This is a repost from my archives. I had pretty much the same celebration this year. I am sharing this old post for those of you who might be interested in Polish Christmas traditions with slight edits and additional photos from this year.
This was my third consecutive Christmas in Poland with my boyfriend’s family and it’s about time that I wrote about it.
I previously did not have much idea how Christmas was celebrated in this part of the world (or any for that matter). In Nepal,except for the few Christians, Christmas along with many other Western festivals, are literally other reasons for partying for (mostly) youngsters. The shopping malls in the cities put up Christmas trees and the international TV channels begin airing Christmas movies (HBO every year aired Home Alone if I recall correctly and I loved it as a child) and that’s about it. The government has recently starting giving a one day national holiday to become more inclusive to all communities in Nepal (Christians make up less than 2%). I was always curious what authentic Christmas celebration looked like.
Christmas eve feast
I have never taken part in any other Christmas celebrations besides Polish so I don’t know what the differences are. But in Polish culture, Christmas eve is the most important day. Families gather in the evening and enjoy a great Christmas feast. One of the highlights is that meat is not eaten on this evening and hence many dishes are centered around fish (not considered meat and that’s weird for me as a Nepalese) and vegetables. The ceremony begins by breaking wafers (opłatek) while personally passing cordial holiday greetings to each and every member present in the event.
The last two years I just said wszystkiego najlepszego (Wish you the best of everything) to everyone, as that was the only and the most useful greeting that I had memorized for holidays, birthdays and other special occasions. But this year, I added a couple more words due to the improvement in the language (Yay) 😀
After the wafer breaking and some reciting from the Bible about Jesus’s birth (this tradition differs from families), the dinner started. I was told that there are commonly 12 special dishes in Polish Christmas eve celebration. Traditional Polish dinner starts with soup. We started with beetroot soup with traditional Polish dumplings (czerwony barscz z uszkami) and/or mushroom soup with pasta (grzybowa z makaronem).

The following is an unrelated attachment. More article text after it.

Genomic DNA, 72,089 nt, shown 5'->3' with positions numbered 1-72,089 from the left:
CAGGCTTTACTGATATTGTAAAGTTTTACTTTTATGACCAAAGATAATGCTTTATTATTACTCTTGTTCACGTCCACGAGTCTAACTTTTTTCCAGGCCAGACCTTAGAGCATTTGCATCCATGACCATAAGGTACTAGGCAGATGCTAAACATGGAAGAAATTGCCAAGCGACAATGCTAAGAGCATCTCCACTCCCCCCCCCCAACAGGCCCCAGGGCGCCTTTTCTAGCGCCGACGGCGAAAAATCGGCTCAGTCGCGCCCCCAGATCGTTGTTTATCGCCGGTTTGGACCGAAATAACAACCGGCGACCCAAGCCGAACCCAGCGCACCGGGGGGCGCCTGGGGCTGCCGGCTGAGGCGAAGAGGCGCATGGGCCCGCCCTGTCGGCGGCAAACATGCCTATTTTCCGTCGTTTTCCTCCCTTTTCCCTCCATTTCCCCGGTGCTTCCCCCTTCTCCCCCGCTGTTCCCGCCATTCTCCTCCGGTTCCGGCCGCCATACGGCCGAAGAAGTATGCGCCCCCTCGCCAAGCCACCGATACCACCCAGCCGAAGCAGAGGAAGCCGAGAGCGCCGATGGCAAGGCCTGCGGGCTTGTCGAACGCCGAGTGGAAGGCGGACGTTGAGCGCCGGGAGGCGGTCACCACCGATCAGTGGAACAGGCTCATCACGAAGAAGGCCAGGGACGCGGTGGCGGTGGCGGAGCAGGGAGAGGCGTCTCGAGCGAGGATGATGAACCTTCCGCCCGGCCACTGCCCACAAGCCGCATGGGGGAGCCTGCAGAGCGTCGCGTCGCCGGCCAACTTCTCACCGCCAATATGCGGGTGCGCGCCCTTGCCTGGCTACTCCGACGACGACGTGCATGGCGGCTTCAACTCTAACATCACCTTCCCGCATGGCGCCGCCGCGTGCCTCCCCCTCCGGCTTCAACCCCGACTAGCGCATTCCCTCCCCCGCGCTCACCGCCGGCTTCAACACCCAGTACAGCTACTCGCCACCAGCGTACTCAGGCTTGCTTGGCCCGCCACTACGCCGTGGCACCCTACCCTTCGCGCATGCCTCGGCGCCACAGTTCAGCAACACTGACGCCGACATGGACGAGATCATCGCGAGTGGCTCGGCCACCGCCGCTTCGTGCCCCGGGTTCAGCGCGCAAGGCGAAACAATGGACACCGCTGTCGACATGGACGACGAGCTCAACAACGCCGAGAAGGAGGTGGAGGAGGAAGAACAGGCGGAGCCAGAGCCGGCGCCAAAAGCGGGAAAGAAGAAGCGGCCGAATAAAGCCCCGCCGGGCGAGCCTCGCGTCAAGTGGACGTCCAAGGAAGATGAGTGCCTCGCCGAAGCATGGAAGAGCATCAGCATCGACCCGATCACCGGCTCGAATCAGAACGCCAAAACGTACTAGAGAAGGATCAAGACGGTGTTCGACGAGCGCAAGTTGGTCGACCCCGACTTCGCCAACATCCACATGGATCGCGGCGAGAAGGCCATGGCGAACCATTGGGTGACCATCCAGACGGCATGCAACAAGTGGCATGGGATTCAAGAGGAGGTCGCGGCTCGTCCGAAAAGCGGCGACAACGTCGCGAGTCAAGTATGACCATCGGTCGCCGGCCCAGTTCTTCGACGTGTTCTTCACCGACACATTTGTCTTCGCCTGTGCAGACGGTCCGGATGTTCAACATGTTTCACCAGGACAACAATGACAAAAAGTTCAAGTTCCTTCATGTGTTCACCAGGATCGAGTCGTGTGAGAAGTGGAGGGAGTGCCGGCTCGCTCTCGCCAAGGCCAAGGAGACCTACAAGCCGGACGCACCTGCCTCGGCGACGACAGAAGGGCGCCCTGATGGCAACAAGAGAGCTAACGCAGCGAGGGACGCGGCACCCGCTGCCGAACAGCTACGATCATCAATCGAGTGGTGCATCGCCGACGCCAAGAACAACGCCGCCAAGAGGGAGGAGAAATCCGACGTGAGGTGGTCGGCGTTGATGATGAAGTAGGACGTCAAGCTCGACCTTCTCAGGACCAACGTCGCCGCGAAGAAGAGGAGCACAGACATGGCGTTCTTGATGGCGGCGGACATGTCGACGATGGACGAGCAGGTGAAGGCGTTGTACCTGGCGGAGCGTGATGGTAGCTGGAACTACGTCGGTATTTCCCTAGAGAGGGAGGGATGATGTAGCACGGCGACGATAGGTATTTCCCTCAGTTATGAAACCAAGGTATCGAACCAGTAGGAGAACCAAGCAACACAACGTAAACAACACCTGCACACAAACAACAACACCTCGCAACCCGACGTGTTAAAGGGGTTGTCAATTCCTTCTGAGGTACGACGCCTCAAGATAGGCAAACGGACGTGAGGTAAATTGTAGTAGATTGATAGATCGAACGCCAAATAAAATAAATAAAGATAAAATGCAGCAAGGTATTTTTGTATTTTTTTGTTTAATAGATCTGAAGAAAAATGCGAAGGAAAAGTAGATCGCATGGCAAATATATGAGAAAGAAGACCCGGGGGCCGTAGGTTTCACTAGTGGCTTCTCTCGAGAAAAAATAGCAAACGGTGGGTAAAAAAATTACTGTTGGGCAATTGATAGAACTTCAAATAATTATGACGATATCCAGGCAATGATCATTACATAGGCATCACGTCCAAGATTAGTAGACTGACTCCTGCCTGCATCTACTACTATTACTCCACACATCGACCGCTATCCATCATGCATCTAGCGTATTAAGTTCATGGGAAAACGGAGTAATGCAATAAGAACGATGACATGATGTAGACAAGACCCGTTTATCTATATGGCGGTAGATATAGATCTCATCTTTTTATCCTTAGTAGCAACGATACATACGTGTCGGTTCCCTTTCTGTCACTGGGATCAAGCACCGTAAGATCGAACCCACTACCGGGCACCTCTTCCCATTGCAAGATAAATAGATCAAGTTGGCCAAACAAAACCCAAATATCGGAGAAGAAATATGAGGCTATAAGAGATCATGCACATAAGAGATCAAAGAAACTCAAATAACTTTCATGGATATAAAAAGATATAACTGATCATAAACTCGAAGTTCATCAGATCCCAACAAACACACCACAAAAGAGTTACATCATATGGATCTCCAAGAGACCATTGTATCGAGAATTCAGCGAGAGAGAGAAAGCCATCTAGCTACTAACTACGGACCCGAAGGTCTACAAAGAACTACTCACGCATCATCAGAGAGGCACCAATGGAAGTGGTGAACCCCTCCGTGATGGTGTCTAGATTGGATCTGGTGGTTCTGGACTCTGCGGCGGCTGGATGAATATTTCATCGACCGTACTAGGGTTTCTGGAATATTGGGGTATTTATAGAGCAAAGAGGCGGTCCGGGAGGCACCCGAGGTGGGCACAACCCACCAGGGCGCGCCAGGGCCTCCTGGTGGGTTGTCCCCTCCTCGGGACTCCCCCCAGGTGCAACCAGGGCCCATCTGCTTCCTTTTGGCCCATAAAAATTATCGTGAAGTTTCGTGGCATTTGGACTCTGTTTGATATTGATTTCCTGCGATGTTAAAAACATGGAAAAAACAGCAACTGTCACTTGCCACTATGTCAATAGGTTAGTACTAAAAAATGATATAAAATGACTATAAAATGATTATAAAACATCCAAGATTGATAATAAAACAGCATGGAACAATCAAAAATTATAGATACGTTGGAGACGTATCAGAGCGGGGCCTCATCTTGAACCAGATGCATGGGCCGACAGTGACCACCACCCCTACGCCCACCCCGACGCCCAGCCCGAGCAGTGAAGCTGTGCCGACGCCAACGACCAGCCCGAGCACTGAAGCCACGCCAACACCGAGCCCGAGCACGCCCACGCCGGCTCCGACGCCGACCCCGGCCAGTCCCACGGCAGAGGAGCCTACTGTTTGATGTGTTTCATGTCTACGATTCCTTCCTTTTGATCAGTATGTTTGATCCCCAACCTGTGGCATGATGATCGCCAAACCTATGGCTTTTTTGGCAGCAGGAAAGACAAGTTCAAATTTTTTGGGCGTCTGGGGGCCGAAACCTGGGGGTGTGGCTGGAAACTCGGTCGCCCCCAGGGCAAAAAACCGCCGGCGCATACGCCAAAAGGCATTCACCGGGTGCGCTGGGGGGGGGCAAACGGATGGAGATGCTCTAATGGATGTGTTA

The other dishes on the plate consisted of herrings (in different styles like with onions and with cream etc), fried carp, Polish dumplings (pierogi), sauerkraut, stuffed egg (faszerowane jajko) and potatoes.
There was also gingerbread (piernik) and some cakes on the table. Everything was scrumptious and full of typical Polish flavors.
After the dinner, we got presents from Santa (boyfriend’s younger cousin). I got a super light towel which dries fast. It was a handy gift that I am going to use a lot, while traveling, especially. The older members of the family then started singing Christmas songs. The others laughed, talked and mingled. It was a fun-packed evening with close family members sharing the joy together. I really enjoyed being a part of such an intimate ceremony.
Christmas Day, 25th and 26th
On Christmas day, I hung out with boyfriend and his immediate family. We enjoyed homemade turkey and homemade delicious wine. I was asked to marinade part of the turkey Nepali style, which I did, and it turned out good.
We lazed around the whole day and played some games together. Some members of the family attended the church (the night before at vigil and on this day). On the second day of Christmas, I did nothing. Absolutely nothing. It was such a nice, much-needed 4 days break from work that I wanted to do nothing and relax. There wasn’t picture-perfect snow (or any snow) in this Christmas, but it was indeed a good celebration.
This year (2016) I also went to a Nepali film showing event in Warsaw and had yummy Nepali food in a long time. Christmas was really all about food for me this time.